During Art Feeds classes the week of March 31 to April 4, students “rebuilt” Moore. Volunteer instructors encouraged students, grades pre-kindergarten to sixth grade, to imagine the types of buildings they’d like to see built in place of locations destroyed in the tornado.
With cardboard boxes, colorful craft paper, markers and glue in hand, students created everything from the practical to the wacky.
Martinez’s student Brooklyn Haywood, 10, bounced from side to side at her desk on Friday as she looked over a previous sketch she had created of a “kids only tower.” Her desk was littered with an assortment of craft goods as she readied to build her whimsical building, which would eventually include a rock climbing wall, slides, swimming and more.
“It’s fun and we get to do creative stuff I probably wouldn’t do,” she said, never letting her eyes leave her work.
Once completed, Haywood’s structure joined the creations of students school-wide in a cardboard city assembled in the front entryway. The new city featured several hospitals, a red barn, a dog house, homes, a “SpongeBob store,” basketball court, pharmacy, hotels, restaurants and more.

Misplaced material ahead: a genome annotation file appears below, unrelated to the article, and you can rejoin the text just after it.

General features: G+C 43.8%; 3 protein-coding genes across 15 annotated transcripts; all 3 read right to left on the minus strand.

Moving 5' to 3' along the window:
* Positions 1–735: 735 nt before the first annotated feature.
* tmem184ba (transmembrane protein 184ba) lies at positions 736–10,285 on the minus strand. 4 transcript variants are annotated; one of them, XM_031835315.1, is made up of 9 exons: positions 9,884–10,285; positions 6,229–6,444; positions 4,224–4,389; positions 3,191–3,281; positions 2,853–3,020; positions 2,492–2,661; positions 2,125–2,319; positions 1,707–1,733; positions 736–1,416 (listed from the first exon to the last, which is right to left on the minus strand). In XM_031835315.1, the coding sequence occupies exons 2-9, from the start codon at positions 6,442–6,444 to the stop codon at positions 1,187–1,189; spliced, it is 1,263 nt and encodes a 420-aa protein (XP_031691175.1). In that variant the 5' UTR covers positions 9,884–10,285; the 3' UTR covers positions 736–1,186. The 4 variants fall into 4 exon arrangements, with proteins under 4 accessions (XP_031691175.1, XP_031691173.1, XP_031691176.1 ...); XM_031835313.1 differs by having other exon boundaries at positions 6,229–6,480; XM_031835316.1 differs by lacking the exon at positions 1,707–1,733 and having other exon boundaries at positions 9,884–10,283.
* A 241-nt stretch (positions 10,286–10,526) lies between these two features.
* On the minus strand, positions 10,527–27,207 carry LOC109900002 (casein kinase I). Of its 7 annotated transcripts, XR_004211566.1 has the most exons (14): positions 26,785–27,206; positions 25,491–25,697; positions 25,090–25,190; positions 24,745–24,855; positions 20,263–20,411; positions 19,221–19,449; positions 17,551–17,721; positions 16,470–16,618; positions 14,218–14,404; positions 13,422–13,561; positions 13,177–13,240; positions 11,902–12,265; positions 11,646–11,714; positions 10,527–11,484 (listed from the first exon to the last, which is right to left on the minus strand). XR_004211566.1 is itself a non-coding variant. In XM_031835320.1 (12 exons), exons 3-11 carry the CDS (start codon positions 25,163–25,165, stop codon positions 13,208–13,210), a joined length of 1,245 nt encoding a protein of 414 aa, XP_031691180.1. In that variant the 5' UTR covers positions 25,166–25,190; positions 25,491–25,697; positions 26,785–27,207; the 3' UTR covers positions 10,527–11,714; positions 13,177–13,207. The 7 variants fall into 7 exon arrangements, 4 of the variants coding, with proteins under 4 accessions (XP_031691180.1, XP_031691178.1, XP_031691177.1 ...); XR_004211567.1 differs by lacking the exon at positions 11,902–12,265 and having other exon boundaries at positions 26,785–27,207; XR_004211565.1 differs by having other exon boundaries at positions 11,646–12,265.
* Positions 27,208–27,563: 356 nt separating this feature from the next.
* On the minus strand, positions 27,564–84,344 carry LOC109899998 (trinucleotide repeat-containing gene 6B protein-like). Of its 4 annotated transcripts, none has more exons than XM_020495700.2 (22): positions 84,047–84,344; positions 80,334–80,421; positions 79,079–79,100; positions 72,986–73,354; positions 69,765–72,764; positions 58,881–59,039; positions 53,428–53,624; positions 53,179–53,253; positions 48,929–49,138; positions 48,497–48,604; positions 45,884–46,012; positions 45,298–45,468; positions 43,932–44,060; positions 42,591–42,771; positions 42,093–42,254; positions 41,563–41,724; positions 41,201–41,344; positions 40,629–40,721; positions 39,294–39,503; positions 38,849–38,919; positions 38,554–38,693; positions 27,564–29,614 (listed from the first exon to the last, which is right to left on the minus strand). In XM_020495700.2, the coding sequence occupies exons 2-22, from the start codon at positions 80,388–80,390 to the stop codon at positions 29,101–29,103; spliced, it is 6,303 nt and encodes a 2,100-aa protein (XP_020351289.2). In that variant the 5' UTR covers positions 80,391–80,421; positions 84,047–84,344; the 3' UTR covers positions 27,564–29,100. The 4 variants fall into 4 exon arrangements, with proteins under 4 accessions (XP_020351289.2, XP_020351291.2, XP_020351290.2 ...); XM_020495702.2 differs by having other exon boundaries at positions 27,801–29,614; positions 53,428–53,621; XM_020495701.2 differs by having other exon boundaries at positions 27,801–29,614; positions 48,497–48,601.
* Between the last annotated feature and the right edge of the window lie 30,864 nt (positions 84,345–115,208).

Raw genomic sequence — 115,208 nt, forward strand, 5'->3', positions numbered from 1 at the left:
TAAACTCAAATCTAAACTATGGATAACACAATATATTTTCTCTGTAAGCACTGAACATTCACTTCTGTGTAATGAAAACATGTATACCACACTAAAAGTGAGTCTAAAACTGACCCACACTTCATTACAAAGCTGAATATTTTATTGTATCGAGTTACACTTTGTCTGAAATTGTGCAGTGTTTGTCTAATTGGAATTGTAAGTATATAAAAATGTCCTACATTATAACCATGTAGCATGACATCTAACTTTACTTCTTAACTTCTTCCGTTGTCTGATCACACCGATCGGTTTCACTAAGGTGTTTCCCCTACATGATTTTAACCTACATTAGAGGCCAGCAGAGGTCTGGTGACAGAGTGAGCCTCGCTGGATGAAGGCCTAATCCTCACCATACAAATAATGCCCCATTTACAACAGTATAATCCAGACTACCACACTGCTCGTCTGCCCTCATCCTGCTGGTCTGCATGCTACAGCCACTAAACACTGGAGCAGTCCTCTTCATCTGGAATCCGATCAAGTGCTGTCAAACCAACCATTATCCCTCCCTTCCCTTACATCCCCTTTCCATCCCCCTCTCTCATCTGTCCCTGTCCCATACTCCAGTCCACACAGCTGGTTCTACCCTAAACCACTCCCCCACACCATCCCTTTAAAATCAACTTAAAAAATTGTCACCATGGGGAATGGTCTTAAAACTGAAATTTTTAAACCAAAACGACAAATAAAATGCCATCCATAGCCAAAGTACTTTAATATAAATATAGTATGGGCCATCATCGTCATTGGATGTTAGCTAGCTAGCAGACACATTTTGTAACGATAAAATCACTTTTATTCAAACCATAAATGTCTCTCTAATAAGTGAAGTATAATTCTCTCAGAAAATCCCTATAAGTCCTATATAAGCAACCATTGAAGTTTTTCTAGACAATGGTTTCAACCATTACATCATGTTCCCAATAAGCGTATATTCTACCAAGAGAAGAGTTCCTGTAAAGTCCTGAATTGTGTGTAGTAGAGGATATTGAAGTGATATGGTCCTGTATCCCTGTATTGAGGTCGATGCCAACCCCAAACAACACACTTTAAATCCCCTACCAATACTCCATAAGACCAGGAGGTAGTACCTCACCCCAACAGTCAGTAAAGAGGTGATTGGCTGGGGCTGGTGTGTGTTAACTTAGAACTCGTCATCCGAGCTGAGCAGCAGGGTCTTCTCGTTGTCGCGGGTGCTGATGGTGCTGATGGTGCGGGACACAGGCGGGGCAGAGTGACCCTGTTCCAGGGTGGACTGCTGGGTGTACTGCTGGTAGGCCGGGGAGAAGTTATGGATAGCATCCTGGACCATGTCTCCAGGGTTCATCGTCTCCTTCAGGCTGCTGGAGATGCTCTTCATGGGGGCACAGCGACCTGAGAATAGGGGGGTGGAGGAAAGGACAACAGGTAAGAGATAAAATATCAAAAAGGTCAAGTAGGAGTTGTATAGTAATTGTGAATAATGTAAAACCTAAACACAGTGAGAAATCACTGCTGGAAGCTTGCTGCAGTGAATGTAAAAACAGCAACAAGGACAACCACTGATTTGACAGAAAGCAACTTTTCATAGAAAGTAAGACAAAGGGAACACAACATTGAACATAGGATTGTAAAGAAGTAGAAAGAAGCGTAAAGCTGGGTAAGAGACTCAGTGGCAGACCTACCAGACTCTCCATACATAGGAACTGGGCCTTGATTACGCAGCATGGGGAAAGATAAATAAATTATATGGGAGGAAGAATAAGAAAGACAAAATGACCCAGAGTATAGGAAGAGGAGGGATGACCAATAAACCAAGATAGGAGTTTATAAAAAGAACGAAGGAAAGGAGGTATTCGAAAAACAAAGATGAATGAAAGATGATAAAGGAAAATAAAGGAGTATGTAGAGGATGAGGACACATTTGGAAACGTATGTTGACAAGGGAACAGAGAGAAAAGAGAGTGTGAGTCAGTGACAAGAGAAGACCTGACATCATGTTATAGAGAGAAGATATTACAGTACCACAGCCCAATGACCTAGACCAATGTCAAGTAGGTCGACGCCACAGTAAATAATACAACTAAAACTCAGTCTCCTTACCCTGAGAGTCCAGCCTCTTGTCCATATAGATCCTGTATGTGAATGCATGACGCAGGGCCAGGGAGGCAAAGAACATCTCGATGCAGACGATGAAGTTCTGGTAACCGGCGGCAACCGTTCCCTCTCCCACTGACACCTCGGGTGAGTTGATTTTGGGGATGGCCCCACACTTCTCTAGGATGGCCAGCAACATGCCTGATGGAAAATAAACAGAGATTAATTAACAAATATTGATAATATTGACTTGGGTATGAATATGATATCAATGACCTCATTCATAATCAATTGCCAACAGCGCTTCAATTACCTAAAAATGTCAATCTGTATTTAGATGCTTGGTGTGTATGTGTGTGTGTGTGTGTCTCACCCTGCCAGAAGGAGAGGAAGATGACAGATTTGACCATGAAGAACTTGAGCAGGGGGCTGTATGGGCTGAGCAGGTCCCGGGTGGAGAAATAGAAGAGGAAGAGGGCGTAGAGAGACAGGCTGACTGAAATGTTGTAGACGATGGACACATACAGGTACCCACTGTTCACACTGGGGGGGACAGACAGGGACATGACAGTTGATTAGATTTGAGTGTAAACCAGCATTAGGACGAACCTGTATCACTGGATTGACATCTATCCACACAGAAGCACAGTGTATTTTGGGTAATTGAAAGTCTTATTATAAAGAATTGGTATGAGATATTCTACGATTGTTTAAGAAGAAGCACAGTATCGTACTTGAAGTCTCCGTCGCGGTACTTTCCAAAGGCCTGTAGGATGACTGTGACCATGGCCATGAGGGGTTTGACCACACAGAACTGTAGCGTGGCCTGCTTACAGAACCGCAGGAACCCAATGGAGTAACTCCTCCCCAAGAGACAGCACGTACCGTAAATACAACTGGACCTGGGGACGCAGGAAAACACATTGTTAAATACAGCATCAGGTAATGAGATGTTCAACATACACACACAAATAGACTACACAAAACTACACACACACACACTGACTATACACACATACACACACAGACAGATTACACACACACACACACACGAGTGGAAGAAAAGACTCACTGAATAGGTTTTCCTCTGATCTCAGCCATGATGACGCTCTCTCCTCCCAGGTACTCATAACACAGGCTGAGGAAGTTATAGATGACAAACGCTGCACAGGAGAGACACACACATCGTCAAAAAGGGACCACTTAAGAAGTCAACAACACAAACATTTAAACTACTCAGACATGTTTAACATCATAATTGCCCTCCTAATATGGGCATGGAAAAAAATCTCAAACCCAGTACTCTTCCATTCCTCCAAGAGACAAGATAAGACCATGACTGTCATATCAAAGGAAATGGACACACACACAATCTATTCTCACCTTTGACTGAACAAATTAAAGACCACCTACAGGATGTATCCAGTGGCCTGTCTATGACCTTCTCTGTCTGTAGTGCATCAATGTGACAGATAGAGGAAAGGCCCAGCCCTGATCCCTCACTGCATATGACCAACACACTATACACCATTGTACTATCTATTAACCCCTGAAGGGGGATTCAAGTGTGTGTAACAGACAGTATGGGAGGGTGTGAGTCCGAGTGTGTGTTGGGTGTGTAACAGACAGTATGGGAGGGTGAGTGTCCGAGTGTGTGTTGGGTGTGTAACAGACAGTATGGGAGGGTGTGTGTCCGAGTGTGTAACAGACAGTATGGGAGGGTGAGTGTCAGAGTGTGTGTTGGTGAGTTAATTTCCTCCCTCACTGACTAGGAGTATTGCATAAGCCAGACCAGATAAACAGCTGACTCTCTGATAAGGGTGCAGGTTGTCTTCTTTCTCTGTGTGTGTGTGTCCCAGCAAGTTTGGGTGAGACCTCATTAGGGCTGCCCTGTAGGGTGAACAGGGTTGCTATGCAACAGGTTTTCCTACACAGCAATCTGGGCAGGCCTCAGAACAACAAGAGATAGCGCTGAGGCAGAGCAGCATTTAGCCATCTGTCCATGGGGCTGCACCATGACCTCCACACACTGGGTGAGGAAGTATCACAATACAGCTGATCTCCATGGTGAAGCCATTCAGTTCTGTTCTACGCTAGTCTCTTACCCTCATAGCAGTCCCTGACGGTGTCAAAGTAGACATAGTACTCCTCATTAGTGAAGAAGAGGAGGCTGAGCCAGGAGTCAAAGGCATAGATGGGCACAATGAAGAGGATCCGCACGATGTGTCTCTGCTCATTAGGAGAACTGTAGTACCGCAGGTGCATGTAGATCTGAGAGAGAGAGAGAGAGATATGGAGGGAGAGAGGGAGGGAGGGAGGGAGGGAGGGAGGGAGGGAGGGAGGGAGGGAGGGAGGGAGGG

Perhaps the most significant of them all: A new school emblazoned with the words “The tornado took my school! But will never take our Panther Pride! Roar!”
Since the beginning of the year, Fowler said the school has been working with students in classes, groups and one-on-one on different coping mechanisms for dealing with trauma and anxiety. Art Feeds has become another positive avenue for every child to express emotions connected to tornado-related trauma, she said.
Since the Art Feeds program began, Fowler said she has noticed students drawing less and less tornadoes — something she sees as marked progress.
The program was facilitated and operated in the schools free of cost by Art Feeds and volunteers. Fowler said she loved how self-sufficient the program was, requiring very little effort from school personnel.
For more information on Art Feeds, visit artfeeds.org.